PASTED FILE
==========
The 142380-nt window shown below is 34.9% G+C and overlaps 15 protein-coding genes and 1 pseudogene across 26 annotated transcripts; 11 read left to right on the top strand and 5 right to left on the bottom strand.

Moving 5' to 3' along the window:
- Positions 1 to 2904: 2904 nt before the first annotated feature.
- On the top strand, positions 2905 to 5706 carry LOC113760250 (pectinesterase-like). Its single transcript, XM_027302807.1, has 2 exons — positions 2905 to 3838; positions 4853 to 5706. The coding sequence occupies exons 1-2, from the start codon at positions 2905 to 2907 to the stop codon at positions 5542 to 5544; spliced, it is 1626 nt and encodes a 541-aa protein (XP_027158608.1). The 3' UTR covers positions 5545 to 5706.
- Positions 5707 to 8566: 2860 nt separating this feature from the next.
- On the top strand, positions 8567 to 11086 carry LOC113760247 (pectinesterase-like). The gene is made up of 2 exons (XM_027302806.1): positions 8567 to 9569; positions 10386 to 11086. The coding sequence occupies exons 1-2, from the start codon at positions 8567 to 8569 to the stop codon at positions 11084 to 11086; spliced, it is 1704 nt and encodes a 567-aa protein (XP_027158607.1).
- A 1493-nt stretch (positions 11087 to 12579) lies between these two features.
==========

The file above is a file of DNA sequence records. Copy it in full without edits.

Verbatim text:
The 142380-nt window shown below is 34.9% G+C and overlaps 15 protein-coding genes and 1 pseudogene across 26 annotated transcripts; 11 read left to right on the top strand and 5 right to left on the bottom strand.

Moving 5' to 3' along the window:
- Positions 1 to 2904: 2904 nt before the first annotated feature.
- On the top strand, positions 2905 to 5706 carry LOC113760250 (pectinesterase-like). Its single transcript, XM_027302807.1, has 2 exons — positions 2905 to 3838; positions 4853 to 5706. The coding sequence occupies exons 1-2, from the start codon at positions 2905 to 2907 to the stop codon at positions 5542 to 5544; spliced, it is 1626 nt and encodes a 541-aa protein (XP_027158608.1). The 3' UTR covers positions 5545 to 5706.
- Positions 5707 to 8566: 2860 nt separating this feature from the next.
- On the top strand, positions 8567 to 11086 carry LOC113760247 (pectinesterase-like). The gene is made up of 2 exons (XM_027302806.1): positions 8567 to 9569; positions 10386 to 11086. The coding sequence occupies exons 1-2, from the start codon at positions 8567 to 8569 to the stop codon at positions 11084 to 11086; spliced, it is 1704 nt and encodes a 567-aa protein (XP_027158607.1).
- A 1493-nt stretch (positions 11087 to 12579) lies between these two features.